Verizon and AWS added two more cities – Dallas and Miami — to their 5G Mobile Edge Computing Platform, bringing the total to seven with three more planned by the yearend. Verizon and AWS launched Verizon 5G Edge with AWS Wavelength in August in Boston and the Bay Area and had since expanded footprint to five before this, including Atlanta, Boston, New York City, San Francisco Bay Area and Washington, DC.
By moving AWS compute and storage to the edge of Verizon’s 5G Ultra Wideband network, innovators can develop new latency-sensitive applications that can transform industries ranging from healthcare to transportation. 5G Edge enables the data and processing done by the applications to move closer to the end-user, thus shortening the travel distance for the data, which in turn reduces lag time, or latency, and ultimately helps critical, performance-impacting applications to respond more quickly and efficiently. AWS Wavelength brings AWS compute and storage services to the edge of Verizon’s 5G Ultra Wideband network, allowing innovators to develop applications with increased speeds, massive bandwidth and ultra-low latency.
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“We’re already seeing today how customers are leveraging the powerful combination of Verizon 5G Edge and AWS Wavelength to create next-generation use case in industries ranging from transportation to healthcare,” said Tami Erwin, CEO of Verizon Business. “While we’re still in the early days of 5G, it’s astounding to witness the development of experiences that were not feasible before the advent of 5G and mobile edge computing.”
Verizon’s 5G Ultra Wideband network enables throughput at least 25 times faster than existing 4G networks, while delivering very low latency and high bandwidth. Eventually, it is expected to enable transfer of data volumes a 100 times over than 4G and connect more than 1 million devices per sq km. The service is so far available in parts of 55 cities in the United States, while Verizon 5G Nationwide is available to more than 200 million people in more than 1,800 cities in the country.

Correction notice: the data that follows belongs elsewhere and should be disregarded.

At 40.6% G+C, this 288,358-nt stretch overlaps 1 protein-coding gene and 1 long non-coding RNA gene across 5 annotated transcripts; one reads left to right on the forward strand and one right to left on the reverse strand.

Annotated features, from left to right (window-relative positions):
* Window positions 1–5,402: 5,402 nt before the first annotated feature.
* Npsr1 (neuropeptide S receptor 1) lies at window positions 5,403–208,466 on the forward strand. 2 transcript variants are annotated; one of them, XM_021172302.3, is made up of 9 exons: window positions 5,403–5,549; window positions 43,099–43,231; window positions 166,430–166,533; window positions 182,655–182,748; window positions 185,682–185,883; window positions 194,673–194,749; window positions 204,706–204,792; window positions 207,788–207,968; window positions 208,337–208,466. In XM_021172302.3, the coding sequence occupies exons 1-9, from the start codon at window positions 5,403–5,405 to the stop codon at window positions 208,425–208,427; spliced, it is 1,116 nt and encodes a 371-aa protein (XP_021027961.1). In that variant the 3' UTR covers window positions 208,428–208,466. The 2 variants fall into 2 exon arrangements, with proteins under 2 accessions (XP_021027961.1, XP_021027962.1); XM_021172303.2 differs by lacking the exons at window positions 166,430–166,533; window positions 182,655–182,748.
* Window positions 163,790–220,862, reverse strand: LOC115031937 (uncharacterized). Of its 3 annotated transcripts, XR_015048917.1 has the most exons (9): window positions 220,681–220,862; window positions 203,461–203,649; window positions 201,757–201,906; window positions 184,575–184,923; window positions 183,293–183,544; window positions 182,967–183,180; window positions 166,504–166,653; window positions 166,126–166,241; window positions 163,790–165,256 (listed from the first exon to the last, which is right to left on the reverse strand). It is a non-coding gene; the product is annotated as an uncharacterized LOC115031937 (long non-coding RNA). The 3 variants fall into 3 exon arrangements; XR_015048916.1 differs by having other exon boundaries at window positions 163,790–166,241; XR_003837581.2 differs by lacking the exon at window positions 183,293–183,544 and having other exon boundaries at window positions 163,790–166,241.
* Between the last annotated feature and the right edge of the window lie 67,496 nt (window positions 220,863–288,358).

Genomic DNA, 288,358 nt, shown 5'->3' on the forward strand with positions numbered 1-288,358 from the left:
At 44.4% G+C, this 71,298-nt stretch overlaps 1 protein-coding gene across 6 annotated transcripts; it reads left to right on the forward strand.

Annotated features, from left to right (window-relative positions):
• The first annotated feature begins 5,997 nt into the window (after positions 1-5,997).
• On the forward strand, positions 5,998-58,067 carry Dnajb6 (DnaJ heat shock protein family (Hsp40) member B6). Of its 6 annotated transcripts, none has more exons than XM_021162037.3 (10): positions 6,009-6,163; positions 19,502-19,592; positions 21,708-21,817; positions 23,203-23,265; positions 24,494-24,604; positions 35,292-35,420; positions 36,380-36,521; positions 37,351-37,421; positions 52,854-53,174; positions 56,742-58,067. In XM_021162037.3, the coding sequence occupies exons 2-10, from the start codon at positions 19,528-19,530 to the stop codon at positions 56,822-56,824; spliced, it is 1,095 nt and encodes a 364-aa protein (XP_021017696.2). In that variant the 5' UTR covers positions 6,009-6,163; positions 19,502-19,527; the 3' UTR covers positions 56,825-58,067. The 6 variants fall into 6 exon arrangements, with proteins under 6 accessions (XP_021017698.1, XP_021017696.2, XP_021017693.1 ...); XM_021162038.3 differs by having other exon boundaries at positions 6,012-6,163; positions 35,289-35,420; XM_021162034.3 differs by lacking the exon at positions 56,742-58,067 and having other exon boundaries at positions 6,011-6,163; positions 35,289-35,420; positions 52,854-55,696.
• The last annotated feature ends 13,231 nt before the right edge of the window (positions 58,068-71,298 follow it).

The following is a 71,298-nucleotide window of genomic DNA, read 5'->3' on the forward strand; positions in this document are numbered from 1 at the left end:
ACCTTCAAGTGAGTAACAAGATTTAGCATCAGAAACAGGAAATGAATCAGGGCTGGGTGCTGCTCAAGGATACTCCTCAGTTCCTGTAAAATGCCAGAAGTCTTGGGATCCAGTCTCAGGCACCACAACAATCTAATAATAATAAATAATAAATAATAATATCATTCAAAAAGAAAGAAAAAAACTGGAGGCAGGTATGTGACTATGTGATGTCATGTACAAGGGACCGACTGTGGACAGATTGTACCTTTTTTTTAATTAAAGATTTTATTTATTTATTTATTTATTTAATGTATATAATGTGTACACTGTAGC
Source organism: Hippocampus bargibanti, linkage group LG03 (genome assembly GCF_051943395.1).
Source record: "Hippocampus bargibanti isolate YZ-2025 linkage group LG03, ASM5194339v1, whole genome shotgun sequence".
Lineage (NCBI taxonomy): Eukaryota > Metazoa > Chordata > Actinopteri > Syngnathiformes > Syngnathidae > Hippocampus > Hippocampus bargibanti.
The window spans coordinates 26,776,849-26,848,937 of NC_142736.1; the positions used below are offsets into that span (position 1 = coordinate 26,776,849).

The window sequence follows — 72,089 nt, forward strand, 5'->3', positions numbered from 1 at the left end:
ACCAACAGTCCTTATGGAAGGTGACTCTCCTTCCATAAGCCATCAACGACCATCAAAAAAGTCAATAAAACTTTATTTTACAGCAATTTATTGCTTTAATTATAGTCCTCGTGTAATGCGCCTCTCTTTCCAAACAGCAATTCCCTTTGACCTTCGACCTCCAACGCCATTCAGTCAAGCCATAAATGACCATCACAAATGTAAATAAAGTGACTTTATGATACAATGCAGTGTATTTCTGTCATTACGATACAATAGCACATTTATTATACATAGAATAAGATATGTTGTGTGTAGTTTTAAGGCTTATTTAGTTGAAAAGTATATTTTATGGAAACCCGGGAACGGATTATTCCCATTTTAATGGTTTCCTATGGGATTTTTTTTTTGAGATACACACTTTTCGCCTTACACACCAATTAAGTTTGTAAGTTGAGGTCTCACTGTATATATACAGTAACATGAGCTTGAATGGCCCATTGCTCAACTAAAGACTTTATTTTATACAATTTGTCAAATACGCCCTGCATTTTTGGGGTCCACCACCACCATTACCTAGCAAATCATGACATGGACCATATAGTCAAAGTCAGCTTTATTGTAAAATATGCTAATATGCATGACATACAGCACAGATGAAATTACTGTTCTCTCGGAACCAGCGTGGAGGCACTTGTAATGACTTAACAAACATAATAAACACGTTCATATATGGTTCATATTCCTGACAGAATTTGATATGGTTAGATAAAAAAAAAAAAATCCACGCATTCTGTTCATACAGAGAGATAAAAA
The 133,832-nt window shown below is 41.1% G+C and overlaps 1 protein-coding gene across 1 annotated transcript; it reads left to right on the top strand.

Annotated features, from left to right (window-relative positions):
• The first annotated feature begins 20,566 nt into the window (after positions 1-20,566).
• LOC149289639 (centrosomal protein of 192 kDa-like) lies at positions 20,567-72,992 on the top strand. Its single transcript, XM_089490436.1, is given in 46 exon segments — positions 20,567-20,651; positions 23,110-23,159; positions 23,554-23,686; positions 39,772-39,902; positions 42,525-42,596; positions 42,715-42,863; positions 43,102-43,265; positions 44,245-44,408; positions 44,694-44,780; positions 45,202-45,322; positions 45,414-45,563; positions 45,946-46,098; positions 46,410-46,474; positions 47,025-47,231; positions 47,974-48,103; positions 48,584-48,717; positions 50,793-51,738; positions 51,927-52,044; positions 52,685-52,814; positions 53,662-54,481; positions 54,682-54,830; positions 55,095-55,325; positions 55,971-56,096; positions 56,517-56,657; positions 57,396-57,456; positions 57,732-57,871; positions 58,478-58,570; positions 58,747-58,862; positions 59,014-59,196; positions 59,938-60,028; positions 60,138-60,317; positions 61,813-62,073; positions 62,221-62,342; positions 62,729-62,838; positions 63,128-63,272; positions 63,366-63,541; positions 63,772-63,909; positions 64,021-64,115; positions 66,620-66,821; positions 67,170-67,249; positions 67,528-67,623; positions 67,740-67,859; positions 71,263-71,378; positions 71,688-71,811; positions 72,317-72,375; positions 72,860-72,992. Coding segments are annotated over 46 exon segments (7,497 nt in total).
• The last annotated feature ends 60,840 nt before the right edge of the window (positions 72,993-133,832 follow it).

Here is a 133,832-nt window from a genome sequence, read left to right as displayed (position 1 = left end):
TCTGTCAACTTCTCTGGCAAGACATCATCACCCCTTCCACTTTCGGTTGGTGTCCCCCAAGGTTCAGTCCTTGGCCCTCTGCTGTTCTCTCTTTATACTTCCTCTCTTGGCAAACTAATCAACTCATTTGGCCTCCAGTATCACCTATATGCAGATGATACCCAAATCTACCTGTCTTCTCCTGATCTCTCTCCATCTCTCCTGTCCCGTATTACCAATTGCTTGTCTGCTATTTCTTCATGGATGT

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5G rollout and geospatial
The COVID-19 pandemic has somewhat dampened the excitement around the launch of 5G services. Yet, as the world realized quickly, there never has been a more opportune time for a telecom revolution. Good connectivity is not only critical in strengthening the fight against the virus – digital contact tracing, tele-health visits, pop-up hospitals, and testing centers – but also the rise in remote work and digital communications owing to the pandemic highlights the urgent need for more vigorous 5G adoption worldwide.
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And that’s good news for the geospatial industry since in no industry is location more important than one that is inherently mobile. Location intelligence is more critical to 5G than any other previous generation mobile network technology. 5G’s higher frequency has very short range that can be impacted by smallest of the obstructions – the palm of your hand, or even a raindrop!
This makes deployment modeling even more important as operators are forced to densify networks. This includes estimating coverage, comparing with 4G macro cell deployments, studying subscriber mobility data, and real-world field testing. Location technologies play a key role in all of these — from a data analysis and modeling perspective, integrated solutions, to field testing and deployment.